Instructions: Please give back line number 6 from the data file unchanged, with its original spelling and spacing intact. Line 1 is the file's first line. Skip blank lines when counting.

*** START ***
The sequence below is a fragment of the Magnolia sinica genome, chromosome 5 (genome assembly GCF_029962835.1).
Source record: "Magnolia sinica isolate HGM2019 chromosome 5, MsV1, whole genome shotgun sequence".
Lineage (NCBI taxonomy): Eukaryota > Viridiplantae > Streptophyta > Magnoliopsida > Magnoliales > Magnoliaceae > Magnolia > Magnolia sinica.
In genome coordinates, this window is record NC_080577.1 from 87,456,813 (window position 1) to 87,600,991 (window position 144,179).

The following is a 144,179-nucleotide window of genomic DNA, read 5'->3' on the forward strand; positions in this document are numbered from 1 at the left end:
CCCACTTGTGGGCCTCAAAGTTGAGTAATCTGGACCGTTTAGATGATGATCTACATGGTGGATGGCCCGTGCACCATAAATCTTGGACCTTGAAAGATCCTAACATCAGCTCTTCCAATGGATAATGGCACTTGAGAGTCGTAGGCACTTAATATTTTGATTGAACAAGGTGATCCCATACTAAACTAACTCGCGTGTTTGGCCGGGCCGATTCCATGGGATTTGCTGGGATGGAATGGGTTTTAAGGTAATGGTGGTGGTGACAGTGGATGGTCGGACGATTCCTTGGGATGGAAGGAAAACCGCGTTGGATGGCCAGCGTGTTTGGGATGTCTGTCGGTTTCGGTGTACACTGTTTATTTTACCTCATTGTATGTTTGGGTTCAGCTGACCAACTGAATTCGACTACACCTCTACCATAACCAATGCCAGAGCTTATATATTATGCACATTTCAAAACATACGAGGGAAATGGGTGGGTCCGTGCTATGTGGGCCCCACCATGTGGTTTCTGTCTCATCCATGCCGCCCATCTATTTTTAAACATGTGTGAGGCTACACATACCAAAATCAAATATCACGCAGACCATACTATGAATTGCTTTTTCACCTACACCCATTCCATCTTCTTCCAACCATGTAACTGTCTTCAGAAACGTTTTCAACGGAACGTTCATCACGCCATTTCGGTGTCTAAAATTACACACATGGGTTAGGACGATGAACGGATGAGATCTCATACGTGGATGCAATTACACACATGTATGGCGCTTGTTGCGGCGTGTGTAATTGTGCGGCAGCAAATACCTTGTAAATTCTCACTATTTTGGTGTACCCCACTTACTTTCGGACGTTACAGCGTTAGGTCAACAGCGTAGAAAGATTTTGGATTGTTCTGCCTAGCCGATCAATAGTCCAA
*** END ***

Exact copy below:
CCCACTTGTGGGCCTCAAAGTTGAGTAATCTGGACCGTTTAGATGATGATCTACATGGTGGATGGCCCGTGCACCATAAATCTTGGACCTTGAAAGATCCTAACATCAGCTCTTCCAATGGATAATGGCACTTGAGAGTCGTAGGCACTTAATATTTTGATTGAACAAGGTGATCCCATACTAAACTAACTCGCGTGTTTGGCCGGGCCGATTCCATGGGATTTGCTGGGATGGAATGGGTTTTAAGGTAATGGTGGTGGTGACAGTGGATGGTCGGACGATTCCTTGGGATGGAAGGAAAACCGCGTTGGATGGCCAGCGTGTTTGGGATGTCTGTCGGTTTCGGTGTACACTGTTTATTTTACCTCATTGTATGTTTGGGTTCAGCTGACCAACTGAATTCGACTACACCTCTACCATAACCAATGCCAGAGCTTATATATTATGCACATTTCAAAACATACGAGGGAAATGGGTGGGTCCGTGCTATGTGGGCCCCACCATGTGGTTTCTGTCTCATCCATGCCGCCCATCTATTTTTAAACATGTGTGAGGCTACACATACCAAAATCAAATATCACGCAGACCATACTATGAATTGCTTTTTCACCTACACCCATTCCATCTTCTTCCAACCATGTAACTGTCTTCAGAAACGTTTTCAACGGAACGTTCATCACGCCATTTCGGTGTCTAAAATTACACACATGGGTTAGGACGATGAACGGATGAGATCTCATACGTGGATGCAATTACACACATGTATGGCGCTTGTTGCGGCGTGTGTAATTGTGCGGCAGCAAATACCTTGTAAATTCTCACTATTTTGGTGTACCCCACTTACTTTCGGACGTTACAGCGTTAGGTCAACAGCGTAGAAAGATTTTGGATTGTTCTGCCTAGCCGATCAATAGTCCAA